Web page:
Saudi Arabia: Judiciary Council overturns forced-divorce decision
Over four years after a judge in Jouf annulled the marriage of Fatima and Mansour at the behest of Fatima’s half brothers, the Supreme Judiciary Council in Riyadh on Saturday overruled the decision and ordered that the couple be reunited in matrimony. “The divorce ruling is void, therefore the return of the couple together is inevitable now and does not require (another) marriage ceremony,” Ahmad Al-Sudairi, who has been providing the couple pro bono representation, told Arab News. Fatima was pregnant with the couple’s second child when on June 20, 2005 a judge ruled in favor of Fatima’s half brothers and divorced her from Mansour Al-Timani in absentia.
It took the couple seven months to discover that they had been divorced against their will and without their knowledge. The half brothers claimed that Mansour deceived Fatima’s father in 2002 regarding his tribal affiliation, and that Mansour’s real tribal background made the marriage incompatible.
The father passed away in 2004, so he was unavailable for testimony when the case was put before the court in Jouf a year later.
The couple had moved to Qassim and later to Jouf to escape harassment from Fatima’s family. In an interview with Arab News in November 2006, Fatima said her relationship with her family members in Qassim (including her half brothers) never went beyond the formal, and that their relationship with Fatima’s parents in Dammam was not close, either.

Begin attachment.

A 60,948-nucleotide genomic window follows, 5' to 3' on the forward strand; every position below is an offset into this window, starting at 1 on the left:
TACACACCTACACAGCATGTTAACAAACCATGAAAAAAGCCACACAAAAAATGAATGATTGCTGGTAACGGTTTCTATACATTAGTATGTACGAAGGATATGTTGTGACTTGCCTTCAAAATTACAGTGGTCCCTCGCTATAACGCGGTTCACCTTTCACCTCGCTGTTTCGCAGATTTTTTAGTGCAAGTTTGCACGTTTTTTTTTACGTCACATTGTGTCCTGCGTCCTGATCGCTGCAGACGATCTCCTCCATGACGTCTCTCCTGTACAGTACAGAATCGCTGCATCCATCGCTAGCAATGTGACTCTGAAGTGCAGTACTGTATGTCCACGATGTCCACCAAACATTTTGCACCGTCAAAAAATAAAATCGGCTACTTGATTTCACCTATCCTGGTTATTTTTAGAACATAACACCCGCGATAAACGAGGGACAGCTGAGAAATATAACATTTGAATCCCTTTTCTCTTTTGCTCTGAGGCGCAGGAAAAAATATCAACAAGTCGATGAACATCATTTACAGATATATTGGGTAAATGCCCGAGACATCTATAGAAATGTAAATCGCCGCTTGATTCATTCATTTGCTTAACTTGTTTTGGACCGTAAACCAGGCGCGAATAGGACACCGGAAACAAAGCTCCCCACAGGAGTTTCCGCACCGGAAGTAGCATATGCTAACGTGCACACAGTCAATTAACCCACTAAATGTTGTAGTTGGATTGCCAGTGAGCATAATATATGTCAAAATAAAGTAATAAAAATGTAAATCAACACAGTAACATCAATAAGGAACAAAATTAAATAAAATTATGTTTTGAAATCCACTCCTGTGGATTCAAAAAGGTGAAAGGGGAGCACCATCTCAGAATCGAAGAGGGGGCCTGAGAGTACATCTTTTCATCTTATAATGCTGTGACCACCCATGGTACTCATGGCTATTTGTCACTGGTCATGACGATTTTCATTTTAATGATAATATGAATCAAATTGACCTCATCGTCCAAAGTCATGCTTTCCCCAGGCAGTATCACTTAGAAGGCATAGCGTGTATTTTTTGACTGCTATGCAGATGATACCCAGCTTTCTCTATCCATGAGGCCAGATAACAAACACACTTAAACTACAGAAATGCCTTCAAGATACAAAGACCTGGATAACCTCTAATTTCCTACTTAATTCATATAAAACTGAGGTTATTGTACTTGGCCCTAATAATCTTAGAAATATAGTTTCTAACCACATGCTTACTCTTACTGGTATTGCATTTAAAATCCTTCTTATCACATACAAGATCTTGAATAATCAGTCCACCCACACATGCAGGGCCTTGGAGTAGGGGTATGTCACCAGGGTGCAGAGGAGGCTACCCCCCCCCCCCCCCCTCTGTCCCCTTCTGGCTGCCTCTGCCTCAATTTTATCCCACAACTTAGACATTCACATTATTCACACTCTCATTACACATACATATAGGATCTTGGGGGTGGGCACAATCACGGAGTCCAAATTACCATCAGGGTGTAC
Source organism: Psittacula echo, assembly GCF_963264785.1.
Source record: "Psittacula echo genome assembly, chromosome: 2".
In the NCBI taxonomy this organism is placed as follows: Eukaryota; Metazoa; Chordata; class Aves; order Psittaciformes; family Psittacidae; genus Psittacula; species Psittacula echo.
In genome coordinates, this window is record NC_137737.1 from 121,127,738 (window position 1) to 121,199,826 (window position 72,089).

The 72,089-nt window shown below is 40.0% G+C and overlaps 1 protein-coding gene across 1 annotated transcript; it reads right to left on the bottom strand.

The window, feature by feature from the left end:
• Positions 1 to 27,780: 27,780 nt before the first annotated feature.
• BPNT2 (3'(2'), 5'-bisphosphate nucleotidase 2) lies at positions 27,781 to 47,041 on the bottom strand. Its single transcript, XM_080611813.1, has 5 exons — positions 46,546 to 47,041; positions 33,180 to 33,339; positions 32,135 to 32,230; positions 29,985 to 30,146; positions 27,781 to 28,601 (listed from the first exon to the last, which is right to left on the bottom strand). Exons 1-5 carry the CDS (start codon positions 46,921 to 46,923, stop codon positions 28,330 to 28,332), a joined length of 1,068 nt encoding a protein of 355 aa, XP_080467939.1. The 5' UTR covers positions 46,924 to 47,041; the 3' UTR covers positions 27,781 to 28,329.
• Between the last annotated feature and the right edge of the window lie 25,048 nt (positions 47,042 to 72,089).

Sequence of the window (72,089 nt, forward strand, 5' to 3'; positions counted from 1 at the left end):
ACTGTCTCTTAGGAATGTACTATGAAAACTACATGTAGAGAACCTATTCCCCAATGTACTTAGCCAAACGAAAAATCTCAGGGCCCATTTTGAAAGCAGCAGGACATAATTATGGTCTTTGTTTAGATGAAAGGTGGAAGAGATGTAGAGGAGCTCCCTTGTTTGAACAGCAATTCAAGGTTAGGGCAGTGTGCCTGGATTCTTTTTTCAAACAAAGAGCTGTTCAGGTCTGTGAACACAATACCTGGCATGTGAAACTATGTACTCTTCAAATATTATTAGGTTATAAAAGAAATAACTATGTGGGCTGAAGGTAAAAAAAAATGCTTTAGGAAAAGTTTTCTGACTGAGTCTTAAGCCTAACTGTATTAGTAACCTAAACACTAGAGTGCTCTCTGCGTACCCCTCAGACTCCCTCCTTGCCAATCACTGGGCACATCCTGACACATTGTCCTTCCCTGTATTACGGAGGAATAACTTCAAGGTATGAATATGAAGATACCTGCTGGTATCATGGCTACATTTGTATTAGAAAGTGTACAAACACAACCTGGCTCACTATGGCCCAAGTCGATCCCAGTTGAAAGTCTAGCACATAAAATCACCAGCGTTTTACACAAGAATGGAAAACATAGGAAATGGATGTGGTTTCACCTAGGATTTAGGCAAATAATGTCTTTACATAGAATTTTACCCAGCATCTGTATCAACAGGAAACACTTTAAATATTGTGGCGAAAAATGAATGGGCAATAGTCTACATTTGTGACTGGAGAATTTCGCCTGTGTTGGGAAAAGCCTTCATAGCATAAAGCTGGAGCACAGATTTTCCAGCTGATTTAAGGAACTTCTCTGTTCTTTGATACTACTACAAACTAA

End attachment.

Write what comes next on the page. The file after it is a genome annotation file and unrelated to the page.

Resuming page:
Still, Fatima’s relatives — especially her half brothers — took umbrage at Mansour’s tribal roots, and took their issue to the courts. Fatima, who is in her mid-30s, was put in a women’s prison with her two children in Dammam in July 2006. “I’m leaving this place on one condition only: That I go back to my husband,” Fatima told Arab News from her jail cell in the November 2006 interview.
The case took just over four years and seven months to work its way through the system. In the meantime, Fatima has been a prisoner with a tough choice: stay in jail or go back to the people who intervened in her marriage against her will.
The case drew international attention and sparked a debate in Saudi society regarding the role of tribal affiliation in determining marital compatibility as well as whether male blood relatives should have the right to intervene in a marriage that has already taken place. Islam makes no case for tribal background as a prerequisite for marriage.
Walaa Hawari | Arab News
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